DFARs initiated the government’s efforts to protect national security data and networks by implementing specific NIST cyber requirements for all DoD contractors with access to CUI, TDI or a DoD network. DFARs was self-compliant in nature.

CMMC provided a broad framework to enhance cybersecurity protection for the Defense Industrial Base (DIB). CMMC created a verification program to ensure that NIST complaint cybersecurity protections are in place to protect CUI and TDI that resides on DoD and DoD contractors’ networks. Unlike DFARs, CMMC requires certification of compliance by an independent cybersecurity expert.

Operational application of CMMC — and associated DFARs NIST requirements — will occur in 2020. Independent cybersecurity assessments and the inclusion of CMMC requirements in DoD solicitations will begin in Q2 2020, and it is expected that such will be included in all DoD solicitations by Q3 2020.

In summary, the CMMC will require government contractors and subcontractors, including small businesses, to:

  • Establish the applicable level of CMMC controls to reduce cyber risks
  • Verify compliance with the applicable CMMC level of protection, including DFARs/NIST
  • Conduct periodic cyber audits and risk assessments by independent certifying organizations
  • Agree to permit U.S. government agencies, such as the Defense Contract Management Agency (DCMA) and Defense Counterintelligence and Security Agency (DCSA), to conduct “higher level assessments”

All DoD contractors and subcontractors will be required to be certified at CMMC Level 1 to qualify for any contract award. Depending on the required access to, or generation of, CUI and TDI, a contractor will have to be certified at one of the ascending five levels of CMMC certification. Notably, each level is cumulative of each lower level of certification.

The final CMMC framework is scheduled to be released sometime later this month, January 2020, with regulations expected to follow later in the year. Once implemented, contractors will be required to represent their compliance with the CMMC level dictated in the DoD solicitation. Failure to do so will be a basis for disqualification, with misrepresentation of such subject to possible Federal False Claims Act enforcement.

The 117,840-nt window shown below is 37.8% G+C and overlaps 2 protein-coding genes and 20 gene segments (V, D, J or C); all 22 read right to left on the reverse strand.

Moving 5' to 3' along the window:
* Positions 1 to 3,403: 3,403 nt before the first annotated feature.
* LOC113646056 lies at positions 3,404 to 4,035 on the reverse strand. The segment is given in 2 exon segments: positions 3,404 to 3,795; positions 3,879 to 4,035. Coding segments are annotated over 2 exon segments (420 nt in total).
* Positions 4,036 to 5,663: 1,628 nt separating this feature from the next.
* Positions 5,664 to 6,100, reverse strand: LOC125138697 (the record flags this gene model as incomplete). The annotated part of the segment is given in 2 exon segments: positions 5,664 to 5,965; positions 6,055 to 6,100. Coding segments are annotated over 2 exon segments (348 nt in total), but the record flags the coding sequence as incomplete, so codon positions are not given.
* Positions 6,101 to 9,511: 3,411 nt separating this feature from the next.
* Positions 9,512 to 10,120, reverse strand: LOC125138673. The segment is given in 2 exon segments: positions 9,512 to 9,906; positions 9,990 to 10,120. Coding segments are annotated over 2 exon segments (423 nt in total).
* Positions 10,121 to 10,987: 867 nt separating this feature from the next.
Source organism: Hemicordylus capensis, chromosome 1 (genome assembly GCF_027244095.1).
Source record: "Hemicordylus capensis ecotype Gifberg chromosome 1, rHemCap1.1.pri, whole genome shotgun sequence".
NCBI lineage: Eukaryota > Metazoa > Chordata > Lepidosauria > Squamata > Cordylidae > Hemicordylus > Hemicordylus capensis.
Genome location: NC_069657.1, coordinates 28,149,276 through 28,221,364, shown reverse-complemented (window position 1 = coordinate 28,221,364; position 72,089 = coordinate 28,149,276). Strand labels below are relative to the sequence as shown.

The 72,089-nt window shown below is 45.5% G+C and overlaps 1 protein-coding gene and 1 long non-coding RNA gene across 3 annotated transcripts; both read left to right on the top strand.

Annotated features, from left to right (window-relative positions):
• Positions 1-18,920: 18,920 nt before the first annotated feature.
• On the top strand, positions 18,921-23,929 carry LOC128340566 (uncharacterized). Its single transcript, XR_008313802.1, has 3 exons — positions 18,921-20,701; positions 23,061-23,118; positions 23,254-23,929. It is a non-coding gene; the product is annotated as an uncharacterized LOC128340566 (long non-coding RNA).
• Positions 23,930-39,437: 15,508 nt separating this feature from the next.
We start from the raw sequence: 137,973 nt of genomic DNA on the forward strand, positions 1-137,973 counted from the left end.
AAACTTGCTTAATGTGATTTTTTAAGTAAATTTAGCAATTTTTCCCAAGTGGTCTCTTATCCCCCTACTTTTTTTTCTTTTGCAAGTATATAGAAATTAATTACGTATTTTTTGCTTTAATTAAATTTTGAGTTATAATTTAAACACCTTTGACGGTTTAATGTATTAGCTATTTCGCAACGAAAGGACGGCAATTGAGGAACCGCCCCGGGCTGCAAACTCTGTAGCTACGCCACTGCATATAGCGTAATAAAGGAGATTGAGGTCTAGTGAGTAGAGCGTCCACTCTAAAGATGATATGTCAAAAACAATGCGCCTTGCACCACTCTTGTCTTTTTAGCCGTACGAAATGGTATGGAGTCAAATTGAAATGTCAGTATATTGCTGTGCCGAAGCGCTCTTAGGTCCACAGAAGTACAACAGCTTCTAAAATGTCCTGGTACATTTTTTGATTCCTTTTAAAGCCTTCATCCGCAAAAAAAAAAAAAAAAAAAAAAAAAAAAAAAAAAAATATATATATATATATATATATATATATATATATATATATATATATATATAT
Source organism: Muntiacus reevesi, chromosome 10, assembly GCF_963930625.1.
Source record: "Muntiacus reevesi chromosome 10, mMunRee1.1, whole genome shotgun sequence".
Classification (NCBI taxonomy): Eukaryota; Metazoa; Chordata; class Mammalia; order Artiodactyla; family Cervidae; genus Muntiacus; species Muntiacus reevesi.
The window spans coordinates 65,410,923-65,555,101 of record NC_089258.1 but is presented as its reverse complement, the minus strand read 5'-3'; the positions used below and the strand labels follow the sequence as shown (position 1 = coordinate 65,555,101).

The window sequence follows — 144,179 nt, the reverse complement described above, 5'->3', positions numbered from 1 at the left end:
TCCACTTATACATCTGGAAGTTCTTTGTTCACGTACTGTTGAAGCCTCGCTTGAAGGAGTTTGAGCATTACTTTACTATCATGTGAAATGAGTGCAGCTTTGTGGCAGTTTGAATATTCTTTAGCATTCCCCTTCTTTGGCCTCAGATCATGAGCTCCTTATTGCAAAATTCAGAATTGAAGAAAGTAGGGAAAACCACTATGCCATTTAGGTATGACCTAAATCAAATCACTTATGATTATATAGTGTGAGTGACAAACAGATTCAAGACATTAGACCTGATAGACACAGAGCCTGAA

Ultimately, anyone doing business with the DoD, whether as a prime or subcontractor, should be prepared to fully comply with DFARs and CMMC in 2020.

Advance preparation, including engagement of needed third-party resources, should be undertaken in the very near term – together with periodic review of relevant updates as they become available.

Additional information can be found on the CMMC website. Interested parties can also set up alerts to receive updates as they are posted to the .mil website.


This blog post was originally published and distributed on the Bradley website as a Cybersecurity and Privacy Alert on January 8, 2020.

Number 3: Not Identifying Key Issues in AdvanceThis post is a continuation of the 10 most horrible, terrible, no good, “bang your head against the door” mistakes that I have seen lawyers make before, during and after mediations in which I was the mediator. As stated in previous posts, it takes more than throwing together a mediation statement at the last second and showing up at the mediation. Doing it right requires the same kind of due diligence and work that goes into preparing for a key deposition or even trial. Great “mediation” lawyering is essential and is the best way to get to an acceptable deal.

Number 3: Not Identifying Key Issues in Advance

A long day of mediation can be scuttled with last minute issues which should have been identified early in the day.  If money will change hands, when and how? What about that non-disparagement or confidentiality clause? Many times, parties have agonized over the amounts to be paid, only to have the paying party say, “By the way, I don’t have that money now. I have to pay it over time.” The other side then explodes and cries “bad faith.” Emotions then get into the way of a deal that appeared to be done.  To increase the likelihood of a successful mediation, payment timing issues, tax returns, financial statements, collateral, covenants not to execute, and the like, simply cannot magically appear at 7 pm after a long day of mediation.  How important is a non-disparagement clause or a limitation on social media (or withdrawal of a social media post)?  What about indemnification? Exactly what claims are going to be released? Who will be released (which can be a real issue especially in commercial disputes like construction cases)?  Allowing such seminal issues to fester until late in the mediation can be a real deal breaker, and it also really upsets the mediator who has worked hard to get the parties to agree to the basic deal terms.  A good mediator and counsel will have thought through these issues well before the day of mediation or brought those issues to the forefront early in the day.

Read numbers 4, 56789 and 10 on the list.